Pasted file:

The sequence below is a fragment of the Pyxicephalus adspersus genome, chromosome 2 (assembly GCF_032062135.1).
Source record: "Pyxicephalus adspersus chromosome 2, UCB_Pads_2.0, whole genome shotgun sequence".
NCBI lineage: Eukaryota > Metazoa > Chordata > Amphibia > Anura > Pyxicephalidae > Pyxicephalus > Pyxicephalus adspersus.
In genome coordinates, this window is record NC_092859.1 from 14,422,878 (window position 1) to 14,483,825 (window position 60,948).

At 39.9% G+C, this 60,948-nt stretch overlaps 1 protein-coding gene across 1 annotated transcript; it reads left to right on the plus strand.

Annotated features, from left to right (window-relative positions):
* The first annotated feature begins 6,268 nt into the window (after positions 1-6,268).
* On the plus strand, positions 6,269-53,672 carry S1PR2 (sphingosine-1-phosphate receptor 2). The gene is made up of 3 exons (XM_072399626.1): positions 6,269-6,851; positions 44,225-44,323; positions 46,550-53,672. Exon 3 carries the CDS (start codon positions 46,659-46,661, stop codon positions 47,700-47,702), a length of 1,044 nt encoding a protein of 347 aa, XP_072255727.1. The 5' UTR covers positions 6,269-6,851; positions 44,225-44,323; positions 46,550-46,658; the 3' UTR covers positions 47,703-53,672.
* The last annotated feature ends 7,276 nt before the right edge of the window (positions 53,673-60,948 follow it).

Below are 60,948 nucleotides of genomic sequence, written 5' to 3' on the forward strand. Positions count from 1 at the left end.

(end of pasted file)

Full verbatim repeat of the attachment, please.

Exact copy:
The sequence below is a fragment of the Pyxicephalus adspersus genome, chromosome 2 (assembly GCF_032062135.1).
Source record: "Pyxicephalus adspersus chromosome 2, UCB_Pads_2.0, whole genome shotgun sequence".
NCBI lineage: Eukaryota > Metazoa > Chordata > Amphibia > Anura > Pyxicephalidae > Pyxicephalus > Pyxicephalus adspersus.
In genome coordinates, this window is record NC_092859.1 from 14,422,878 (window position 1) to 14,483,825 (window position 60,948).

At 39.9% G+C, this 60,948-nt stretch overlaps 1 protein-coding gene across 1 annotated transcript; it reads left to right on the plus strand.

Annotated features, from left to right (window-relative positions):
* The first annotated feature begins 6,268 nt into the window (after positions 1-6,268).
* On the plus strand, positions 6,269-53,672 carry S1PR2 (sphingosine-1-phosphate receptor 2). The gene is made up of 3 exons (XM_072399626.1): positions 6,269-6,851; positions 44,225-44,323; positions 46,550-53,672. Exon 3 carries the CDS (start codon positions 46,659-46,661, stop codon positions 47,700-47,702), a length of 1,044 nt encoding a protein of 347 aa, XP_072255727.1. The 5' UTR covers positions 6,269-6,851; positions 44,225-44,323; positions 46,550-46,658; the 3' UTR covers positions 47,703-53,672.
* The last annotated feature ends 7,276 nt before the right edge of the window (positions 53,673-60,948 follow it).

Below are 60,948 nucleotides of genomic sequence, written 5' to 3' on the forward strand. Positions count from 1 at the left end.